LaDonna Taylor will be with us at Amana on Sunday at our 10 a.m. service. I look forward to her visit since last time she was with us Jesus healed my knee. My knee was as bad as Pastor T’s or Sally’s. I had a prognosis of continued pain and an eventual knee replacement. Since LaDonna’s visit, I have been pain-free. I have no explanation why Jesus would heal me instantaneously while others who love more and serve better need surgery for relief or continue to suffer. I do know that, should He choose to, Jesus heals, for His reasons, in His time.
I am learning that we can’t save, heal or fix ourselves. In my sinful arrogance, I am somewhat slower to learn that I can’t save, heal or fix anyone else. Dr. Taylor has apparently learned this lesson. Perhaps that’s why her ministry is so blessed. She just does what she does best, play her violin, and point to Jesus.
When Jesus uses us in any small way to do the mighty things He does, we tend to think it’s all about us. Worse the person blessed may conclude that it was us and not Jesus. That’s why it’s so crucial that we just do what He calls us to do and constantly point to Him.
“If you become a necessity to someone else’s life, you are out of God’s will.” I had to read that a couple of times and really pray on it before I could accept it. Face it, we love to be needed. It can define us as important. The truth is we are not needed. All anyone needs is Jesus. That’s an awful hard truth. Jesus uses us to bless others; at least we hope He does. But if we were not here, or if we refused to be used, He would use another.
There is a good reason for this. We’re not wise enough to do the fixing directly. We love imperfectly. We are not smart enough to know when pain and difficulty in someone’s life is necessary to what Jesus is doing. In our attempts to save and heal and fix, we can kill and hurt and break. As a servant, your primary responsibility is to be a “friend of the bridegroom” (John 3:29 ). When you see a person who is close to grasping the claims of Jesus Christ, you know that your influence has been used in the right direction. And when you begin to see that person in the middle of a difficult and painful struggle, don’t try to prevent it, but pray that his difficulty will grow even ten times stronger, until no power on earth or in hell could hold him away from Jesus Christ. Over and over again, we try to be amateur providences in someone’s life. We are indeed amateurs, coming in and actually preventing God’s will and saying, “This person should not have to experience this difficulty.” Instead of being friends of the Bridegroom, our sympathy gets in the way.”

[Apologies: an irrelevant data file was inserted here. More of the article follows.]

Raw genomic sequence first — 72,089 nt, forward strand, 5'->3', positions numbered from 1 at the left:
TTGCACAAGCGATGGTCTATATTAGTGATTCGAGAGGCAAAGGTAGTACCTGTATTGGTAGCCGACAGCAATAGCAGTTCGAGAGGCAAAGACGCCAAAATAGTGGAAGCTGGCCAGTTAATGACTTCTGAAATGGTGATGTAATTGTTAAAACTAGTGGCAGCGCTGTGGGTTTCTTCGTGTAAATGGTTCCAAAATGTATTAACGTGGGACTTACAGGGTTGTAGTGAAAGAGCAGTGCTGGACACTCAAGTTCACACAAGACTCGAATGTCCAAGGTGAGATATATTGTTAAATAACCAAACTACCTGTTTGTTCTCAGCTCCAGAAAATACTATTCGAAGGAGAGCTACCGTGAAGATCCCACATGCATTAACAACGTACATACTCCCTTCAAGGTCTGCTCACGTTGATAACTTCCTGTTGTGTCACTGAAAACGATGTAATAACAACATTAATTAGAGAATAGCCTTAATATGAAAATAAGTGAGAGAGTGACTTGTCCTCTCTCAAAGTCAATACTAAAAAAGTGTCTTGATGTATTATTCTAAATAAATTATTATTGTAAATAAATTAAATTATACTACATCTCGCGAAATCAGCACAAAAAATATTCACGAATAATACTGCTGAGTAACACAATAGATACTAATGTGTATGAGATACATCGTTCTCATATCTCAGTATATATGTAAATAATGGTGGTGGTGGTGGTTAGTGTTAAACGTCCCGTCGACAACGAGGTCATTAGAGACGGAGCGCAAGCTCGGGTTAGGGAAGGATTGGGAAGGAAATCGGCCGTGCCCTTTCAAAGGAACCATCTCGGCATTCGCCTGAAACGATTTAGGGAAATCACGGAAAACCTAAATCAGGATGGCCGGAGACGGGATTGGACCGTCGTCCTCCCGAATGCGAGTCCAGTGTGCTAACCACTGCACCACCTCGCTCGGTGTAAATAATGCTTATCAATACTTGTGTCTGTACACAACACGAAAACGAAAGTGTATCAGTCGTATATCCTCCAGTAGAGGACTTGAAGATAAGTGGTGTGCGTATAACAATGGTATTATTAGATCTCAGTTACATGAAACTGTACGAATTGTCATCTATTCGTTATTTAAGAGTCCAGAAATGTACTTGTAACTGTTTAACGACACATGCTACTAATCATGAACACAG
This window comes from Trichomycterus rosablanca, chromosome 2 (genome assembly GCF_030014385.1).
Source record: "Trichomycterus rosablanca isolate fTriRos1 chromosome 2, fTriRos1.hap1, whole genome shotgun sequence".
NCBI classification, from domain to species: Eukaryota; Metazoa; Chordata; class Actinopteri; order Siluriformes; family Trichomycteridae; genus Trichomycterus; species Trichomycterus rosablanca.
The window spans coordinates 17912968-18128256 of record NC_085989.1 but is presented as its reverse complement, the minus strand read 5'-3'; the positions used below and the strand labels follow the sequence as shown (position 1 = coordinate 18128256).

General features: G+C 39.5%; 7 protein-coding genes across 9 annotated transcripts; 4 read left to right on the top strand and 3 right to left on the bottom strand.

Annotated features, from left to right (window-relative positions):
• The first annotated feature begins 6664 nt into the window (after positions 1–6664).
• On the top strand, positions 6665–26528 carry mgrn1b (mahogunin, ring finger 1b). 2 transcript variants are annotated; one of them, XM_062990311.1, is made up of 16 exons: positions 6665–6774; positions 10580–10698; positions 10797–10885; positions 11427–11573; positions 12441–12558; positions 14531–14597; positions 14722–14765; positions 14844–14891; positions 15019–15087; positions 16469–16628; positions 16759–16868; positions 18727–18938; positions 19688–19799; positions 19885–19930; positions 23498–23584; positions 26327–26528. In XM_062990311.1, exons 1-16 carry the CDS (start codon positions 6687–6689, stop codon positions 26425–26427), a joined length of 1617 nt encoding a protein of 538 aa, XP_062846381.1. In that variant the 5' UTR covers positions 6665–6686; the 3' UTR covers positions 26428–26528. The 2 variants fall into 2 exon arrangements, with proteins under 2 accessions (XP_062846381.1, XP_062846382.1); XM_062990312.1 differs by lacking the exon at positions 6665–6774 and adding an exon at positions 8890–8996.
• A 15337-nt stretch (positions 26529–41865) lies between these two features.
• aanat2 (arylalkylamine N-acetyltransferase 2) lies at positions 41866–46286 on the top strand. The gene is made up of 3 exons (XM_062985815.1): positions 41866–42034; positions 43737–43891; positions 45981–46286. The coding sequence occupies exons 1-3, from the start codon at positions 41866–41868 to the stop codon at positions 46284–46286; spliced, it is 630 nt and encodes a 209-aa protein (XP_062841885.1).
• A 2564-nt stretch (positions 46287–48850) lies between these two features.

He must increase, but I must decrease” ( John 3:29-30 ). Do what He tells you. Do it the best that you can. Then step aside. Play your violin and point to Jesus and